as regards the earlier portion of the earth's history, by the
fact that many rocks which contained fossils when deposited have
since been rendered barren of organic remains. The principal cause
of this common phenomenon is what is known as "metamorphism" - that
is, the subjection of the rock to a sufficient amount of heat to
cause a rearrangement of its particles. When at all of a pronounced
character, the result of metamorphic action is invariably the
obliteration of any fossils which might have been originally
present in the rock. Metamorphism may affect rocks of any age,
though naturally more prevalent in the older rocks, and to this
cause must be set down an irreparable loss of much fossil evidence.
The most striking example which is to be found of this is the
great Laurentian series, which comprises some 30,000 feet of
highly-metamorphosed sediments, but which, with one not wholly
undisputed exception, has as yet yielded no remains of living
beings, though there is strong evidence of the former existence
in it of fossils.

Upon the whole, then, we cannot doubt that the earth's crust, so
far as yet deciphered by us, presents us with but a very imperfect
record of the past. Whether the known and admitted imperfections
of the geological and palæontological records are sufficiently
serious to account satisfactorily for the deficiency of direct
evidence recognisable in some modern hypotheses, may be a matter
of individual opinion. There can, however, be little doubt that
they are sufficiently extensive to throw the balance of evidence
decisively in favour of some theory of _continuity_, as opposed
to any theory of intermittent and occasional action. The apparent
breaks which divide the great series of the stratified rocks
into a number of isolated formations, are not marks of mighty
and general convulsions of nature, but are simply indications
of the imperfection of our knowledge. Never, in all probability,
shall we be able to point to a complete series of deposits, or a
complete succession of life linking one great geological period
to another. Nevertheless, we may well feel sure that such deposits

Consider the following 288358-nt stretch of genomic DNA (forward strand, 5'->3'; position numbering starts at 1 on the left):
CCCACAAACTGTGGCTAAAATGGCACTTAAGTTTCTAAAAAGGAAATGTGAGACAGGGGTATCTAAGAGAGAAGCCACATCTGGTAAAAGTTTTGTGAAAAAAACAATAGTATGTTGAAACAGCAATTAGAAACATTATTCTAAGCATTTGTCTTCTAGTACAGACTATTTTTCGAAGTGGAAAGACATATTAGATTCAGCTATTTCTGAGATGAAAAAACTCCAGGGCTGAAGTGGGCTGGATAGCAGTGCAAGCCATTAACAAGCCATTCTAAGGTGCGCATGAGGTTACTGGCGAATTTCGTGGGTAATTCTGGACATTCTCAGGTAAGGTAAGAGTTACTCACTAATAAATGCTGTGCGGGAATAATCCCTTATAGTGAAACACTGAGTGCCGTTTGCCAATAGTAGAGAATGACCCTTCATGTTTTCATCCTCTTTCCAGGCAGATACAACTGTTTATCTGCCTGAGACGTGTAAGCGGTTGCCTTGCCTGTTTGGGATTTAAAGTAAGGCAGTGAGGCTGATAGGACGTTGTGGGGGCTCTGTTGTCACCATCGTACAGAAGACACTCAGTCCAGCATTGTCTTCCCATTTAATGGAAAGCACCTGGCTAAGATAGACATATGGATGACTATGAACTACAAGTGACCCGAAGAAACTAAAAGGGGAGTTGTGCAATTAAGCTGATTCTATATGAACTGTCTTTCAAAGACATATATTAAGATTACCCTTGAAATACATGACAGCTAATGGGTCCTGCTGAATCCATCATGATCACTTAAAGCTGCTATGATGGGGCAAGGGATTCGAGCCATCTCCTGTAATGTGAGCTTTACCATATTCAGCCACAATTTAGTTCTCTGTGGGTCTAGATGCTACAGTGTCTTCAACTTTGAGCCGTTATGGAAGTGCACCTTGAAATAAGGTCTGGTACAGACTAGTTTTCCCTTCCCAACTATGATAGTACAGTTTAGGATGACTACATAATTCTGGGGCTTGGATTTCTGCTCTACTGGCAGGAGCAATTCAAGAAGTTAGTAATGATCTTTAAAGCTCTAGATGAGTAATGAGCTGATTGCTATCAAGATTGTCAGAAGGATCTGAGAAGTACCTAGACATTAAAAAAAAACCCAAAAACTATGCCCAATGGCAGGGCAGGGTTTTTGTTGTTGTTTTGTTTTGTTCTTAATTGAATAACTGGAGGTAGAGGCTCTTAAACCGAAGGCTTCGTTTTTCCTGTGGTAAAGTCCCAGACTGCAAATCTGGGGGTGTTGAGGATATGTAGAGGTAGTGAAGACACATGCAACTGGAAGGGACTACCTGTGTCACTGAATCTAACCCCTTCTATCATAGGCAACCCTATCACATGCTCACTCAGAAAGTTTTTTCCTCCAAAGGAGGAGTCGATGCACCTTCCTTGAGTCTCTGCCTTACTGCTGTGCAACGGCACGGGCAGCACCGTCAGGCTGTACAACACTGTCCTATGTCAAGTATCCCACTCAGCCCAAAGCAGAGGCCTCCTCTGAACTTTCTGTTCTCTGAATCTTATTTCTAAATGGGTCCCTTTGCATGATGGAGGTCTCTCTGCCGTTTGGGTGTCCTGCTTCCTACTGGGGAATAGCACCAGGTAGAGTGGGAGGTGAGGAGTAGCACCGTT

and such an unbroken succession must have existed at one time.
We are compelled to believe that nowhere in the long series of
the fossiliferous rocks has there been a total break, but that
there must have been a complete continuity of life, and a more
or less complete continuity of sedimentation, from the Laurentian
period to the present day. One generation hands on the lamp of
life to the next, and each system of rocks is the direct offspring
of those which preceded it in time. Though there has not been
continuity in any given area, still the geological chain could
never have been snapped at one point, and taken up again at a
totally different one. Thus we arrive at the conviction that
_continuity_ is the fundamental law of geology, as it is of the
other sciences, and that the lines of demarcation between the
great formations are but gaps in our own knowledge.



We have already seen that geologists have been led by the study
of fossils to the all-important generalisation that the vast
series of the Fossiliferous or Sedimentary Rocks may be divided
into a number of definite groups or "formations," each of which is
characterised by its organic remains. It may simply be repeated here
that these formations are not properly and strictly characterised
by the occurrence in them of any one particular fossil. It may be
that a formation contains some particular fossil or fossils not
occurring out of that formation, and that in this way an observer
may identify a given group with tolerable certainty. It very often
happens, indeed, that some particular stratum, or sub-group of a
series, contains peculiar fossils, by which its existence may
be determined in various localities. As before remarked, however,
the great formations are characterised properly by the association
of certain fossils, by the predominance of certain families or
orders, or by an _assemblage_ of fossil remains representing
the "life" of the period in which the formation was deposited.

Fossils, then, enable us to determine the _age_ of the deposits
in which they occur. Fossils further enable us to come to very
important conclusions as to the mode in which the fossiliferous
bed was deposited, and thus as to the condition of the particular
district or region occupied by the fossiliferous bed at the time
of the formation of the latter. If, in the first place, the bed
contain the remains of animals such as now inhabit rivers, we
know that it is "fluviatile" in its origin, and that it must at
one time have either formed an actual riverbed, or been deposited
by the overflowing of an ancient stream. Secondly, if the bed

Online LibraryHenry Alleyne NicholsonThe Ancient Life History of the Earth A Comprehensive Outline of the Principles and Leading Facts of Palæontological Science → online text (page 6 of 36)